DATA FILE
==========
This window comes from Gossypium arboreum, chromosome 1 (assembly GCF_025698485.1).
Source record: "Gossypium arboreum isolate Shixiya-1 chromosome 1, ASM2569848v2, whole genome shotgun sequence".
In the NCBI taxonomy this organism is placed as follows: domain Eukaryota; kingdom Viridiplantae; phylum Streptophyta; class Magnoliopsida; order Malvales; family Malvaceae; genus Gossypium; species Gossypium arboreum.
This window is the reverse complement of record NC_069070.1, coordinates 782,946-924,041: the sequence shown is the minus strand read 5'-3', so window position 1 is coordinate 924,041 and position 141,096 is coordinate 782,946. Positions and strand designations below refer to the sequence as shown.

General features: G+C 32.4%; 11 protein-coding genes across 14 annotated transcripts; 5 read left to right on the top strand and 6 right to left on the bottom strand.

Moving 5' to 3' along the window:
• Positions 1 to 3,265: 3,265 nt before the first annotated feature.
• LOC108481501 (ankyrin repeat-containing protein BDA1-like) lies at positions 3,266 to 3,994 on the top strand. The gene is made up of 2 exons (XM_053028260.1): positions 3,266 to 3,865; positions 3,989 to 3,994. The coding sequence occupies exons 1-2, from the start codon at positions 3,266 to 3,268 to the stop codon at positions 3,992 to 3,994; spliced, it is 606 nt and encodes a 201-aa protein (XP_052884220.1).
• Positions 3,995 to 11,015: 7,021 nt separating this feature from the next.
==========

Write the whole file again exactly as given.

This window comes from Gossypium arboreum, chromosome 1 (assembly GCF_025698485.1).
Source record: "Gossypium arboreum isolate Shixiya-1 chromosome 1, ASM2569848v2, whole genome shotgun sequence".
In the NCBI taxonomy this organism is placed as follows: domain Eukaryota; kingdom Viridiplantae; phylum Streptophyta; class Magnoliopsida; order Malvales; family Malvaceae; genus Gossypium; species Gossypium arboreum.
This window is the reverse complement of record NC_069070.1, coordinates 782,946-924,041: the sequence shown is the minus strand read 5'-3', so window position 1 is coordinate 924,041 and position 141,096 is coordinate 782,946. Positions and strand designations below refer to the sequence as shown.

General features: G+C 32.4%; 11 protein-coding genes across 14 annotated transcripts; 5 read left to right on the top strand and 6 right to left on the bottom strand.

Moving 5' to 3' along the window:
• Positions 1 to 3,265: 3,265 nt before the first annotated feature.
• LOC108481501 (ankyrin repeat-containing protein BDA1-like) lies at positions 3,266 to 3,994 on the top strand. The gene is made up of 2 exons (XM_053028260.1): positions 3,266 to 3,865; positions 3,989 to 3,994. The coding sequence occupies exons 1-2, from the start codon at positions 3,266 to 3,268 to the stop codon at positions 3,992 to 3,994; spliced, it is 606 nt and encodes a 201-aa protein (XP_052884220.1).
• Positions 3,995 to 11,015: 7,021 nt separating this feature from the next.